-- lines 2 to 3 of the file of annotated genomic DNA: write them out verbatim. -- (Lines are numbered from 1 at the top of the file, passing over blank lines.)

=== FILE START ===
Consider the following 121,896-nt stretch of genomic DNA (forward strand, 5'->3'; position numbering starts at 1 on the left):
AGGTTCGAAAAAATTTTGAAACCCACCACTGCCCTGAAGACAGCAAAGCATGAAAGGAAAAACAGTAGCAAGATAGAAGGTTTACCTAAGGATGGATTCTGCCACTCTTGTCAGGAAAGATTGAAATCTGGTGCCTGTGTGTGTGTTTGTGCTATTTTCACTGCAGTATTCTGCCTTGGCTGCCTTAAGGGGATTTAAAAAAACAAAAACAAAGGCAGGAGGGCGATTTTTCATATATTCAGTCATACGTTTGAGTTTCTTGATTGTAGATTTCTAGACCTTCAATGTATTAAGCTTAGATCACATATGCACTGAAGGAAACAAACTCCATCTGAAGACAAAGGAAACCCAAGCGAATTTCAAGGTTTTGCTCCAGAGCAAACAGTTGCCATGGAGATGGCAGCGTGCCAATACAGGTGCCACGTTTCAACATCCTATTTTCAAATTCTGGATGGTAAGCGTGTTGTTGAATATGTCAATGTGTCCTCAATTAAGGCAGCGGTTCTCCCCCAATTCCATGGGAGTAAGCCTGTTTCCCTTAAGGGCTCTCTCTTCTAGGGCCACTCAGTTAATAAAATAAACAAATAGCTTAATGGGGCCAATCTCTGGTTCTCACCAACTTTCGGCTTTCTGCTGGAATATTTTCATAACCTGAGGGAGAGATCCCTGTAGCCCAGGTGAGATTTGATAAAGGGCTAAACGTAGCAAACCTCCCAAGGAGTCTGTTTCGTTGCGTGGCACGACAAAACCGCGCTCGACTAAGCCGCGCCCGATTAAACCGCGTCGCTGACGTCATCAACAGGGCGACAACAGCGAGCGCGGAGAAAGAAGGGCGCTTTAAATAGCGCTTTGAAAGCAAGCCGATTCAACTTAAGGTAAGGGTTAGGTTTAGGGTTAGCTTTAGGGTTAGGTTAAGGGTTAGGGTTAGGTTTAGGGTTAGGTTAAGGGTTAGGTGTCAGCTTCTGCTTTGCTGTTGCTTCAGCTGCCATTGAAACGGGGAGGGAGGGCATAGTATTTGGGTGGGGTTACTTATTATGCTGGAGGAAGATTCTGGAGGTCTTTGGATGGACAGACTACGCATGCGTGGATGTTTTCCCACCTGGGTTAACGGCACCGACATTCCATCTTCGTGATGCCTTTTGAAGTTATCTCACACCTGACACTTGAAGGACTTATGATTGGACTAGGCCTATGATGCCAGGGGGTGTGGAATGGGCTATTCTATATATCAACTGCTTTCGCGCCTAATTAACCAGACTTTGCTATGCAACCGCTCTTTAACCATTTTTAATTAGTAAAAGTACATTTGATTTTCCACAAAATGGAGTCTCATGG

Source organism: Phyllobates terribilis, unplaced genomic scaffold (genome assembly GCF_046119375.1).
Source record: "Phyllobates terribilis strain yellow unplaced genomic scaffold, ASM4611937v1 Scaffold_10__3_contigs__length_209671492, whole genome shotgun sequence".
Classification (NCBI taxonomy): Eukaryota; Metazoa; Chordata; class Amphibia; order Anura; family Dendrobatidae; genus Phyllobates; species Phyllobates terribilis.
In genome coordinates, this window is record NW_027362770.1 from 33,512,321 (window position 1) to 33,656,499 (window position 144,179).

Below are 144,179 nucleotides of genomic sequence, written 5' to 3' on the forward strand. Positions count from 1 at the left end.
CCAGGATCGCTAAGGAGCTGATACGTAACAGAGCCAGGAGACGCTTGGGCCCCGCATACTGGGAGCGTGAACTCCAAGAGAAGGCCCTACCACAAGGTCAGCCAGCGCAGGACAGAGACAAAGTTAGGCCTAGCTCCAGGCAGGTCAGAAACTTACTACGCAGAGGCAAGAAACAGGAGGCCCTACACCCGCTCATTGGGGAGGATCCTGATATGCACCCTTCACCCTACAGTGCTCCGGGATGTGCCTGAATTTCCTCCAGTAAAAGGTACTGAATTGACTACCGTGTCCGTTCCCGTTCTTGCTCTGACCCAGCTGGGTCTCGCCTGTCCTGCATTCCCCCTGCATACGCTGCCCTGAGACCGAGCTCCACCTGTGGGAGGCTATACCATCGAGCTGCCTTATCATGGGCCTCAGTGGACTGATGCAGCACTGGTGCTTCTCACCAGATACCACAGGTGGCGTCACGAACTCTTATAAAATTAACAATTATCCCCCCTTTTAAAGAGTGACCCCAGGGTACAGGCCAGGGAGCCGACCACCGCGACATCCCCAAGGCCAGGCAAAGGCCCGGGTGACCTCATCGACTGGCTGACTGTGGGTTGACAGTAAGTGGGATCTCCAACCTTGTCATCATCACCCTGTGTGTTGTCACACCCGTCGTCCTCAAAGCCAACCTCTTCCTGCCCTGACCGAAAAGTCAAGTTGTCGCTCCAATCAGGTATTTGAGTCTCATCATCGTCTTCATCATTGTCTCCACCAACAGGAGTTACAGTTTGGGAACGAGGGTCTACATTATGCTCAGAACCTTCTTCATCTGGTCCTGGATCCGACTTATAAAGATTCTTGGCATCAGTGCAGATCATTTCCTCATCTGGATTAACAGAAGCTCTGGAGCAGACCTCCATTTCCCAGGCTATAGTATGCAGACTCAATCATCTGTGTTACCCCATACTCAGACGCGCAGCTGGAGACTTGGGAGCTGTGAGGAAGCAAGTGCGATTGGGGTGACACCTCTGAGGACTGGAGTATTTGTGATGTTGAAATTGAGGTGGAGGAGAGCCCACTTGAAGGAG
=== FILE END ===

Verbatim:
AGGTTCGAAAAAATTTTGAAACCCACCACTGCCCTGAAGACAGCAAAGCATGAAAGGAAAAACAGTAGCAAGATAGAAGGTTTACCTAAGGATGGATTCTGCCACTCTTGTCAGGAAAGATTGAAATCTGGTGCCTGTGTGTGTGTTTGTGCTATTTTCACTGCAGTATTCTGCCTTGGCTGCCTTAAGGGGATTTAAAAAAACAAAAACAAAGGCAGGAGGGCGATTTTTCATATATTCAGTCATACGTTTGAGTTTCTTGATTGTAGATTTCTAGACCTTCAATGTATTAAGCTTAGATCACATATGCACTGAAGGAAACAAACTCCATCTGAAGACAAAGGAAACCCAAGCGAATTTCAAGGTTTTGCTCCAGAGCAAACAGTTGCCATGGAGATGGCAGCGTGCCAATACAGGTGCCACGTTTCAACATCCTATTTTCAAATTCTGGATGGTAAGCGTGTTGTTGAATATGTCAATGTGTCCTCAATTAAGGCAGCGGTTCTCCCCCAATTCCATGGGAGTAAGCCTGTTTCCCTTAAGGGCTCTCTCTTCTAGGGCCACTCAGTTAATAAAATAAACAAATAGCTTAATGGGGCCAATCTCTGGTTCTCACCAACTTTCGGCTTTCTGCTGGAATATTTTCATAACCTGAGGGAGAGATCCCTGTAGCCCAGGTGAGATTTGATAAAGGGCTAAACGTAGCAAACCTCCCAAGGAGTCTGTTTCGTTGCGTGGCACGACAAAACCGCGCTCGACTAAGCCGCGCCCGATTAAACCGCGTCGCTGACGTCATCAACAGGGCGACAACAGCGAGCGCGGAGAAAGAAGGGCGCTTTAAATAGCGCTTTGAAAGCAAGCCGATTCAACTTAAGGTAAGGGTTAGGTTTAGGGTTAGCTTTAGGGTTAGGTTAAGGGTTAGGGTTAGGTTTAGGGTTAGGTTAAGGGTTAGGTGTCAGCTTCTGCTTTGCTGTTGCTTCAGCTGCCATTGAAACGGGGAGGGAGGGCATAGTATTTGGGTGGGGTTACTTATTATGCTGGAGGAAGATTCTGGAGGTCTTTGGATGGACAGACTACGCATGCGTGGATGTTTTCCCACCTGGGTTAACGGCACCGACATTCCATCTTCGTGATGCCTTTTGAAGTTATCTCACACCTGACACTTGAAGGACTTATGATTGGACTAGGCCTATGATGCCAGGGGGTGTGGAATGGGCTATTCTATATATCAACTGCTTTCGCGCCTAATTAACCAGACTTTGCTATGCAACCGCTCTTTAACCATTTTTAATTAGTAAAAGTACATTTGATTTTCCACAAAATGGAGTCTCATGG

Source organism: Phyllobates terribilis, unplaced genomic scaffold (genome assembly GCF_046119375.1).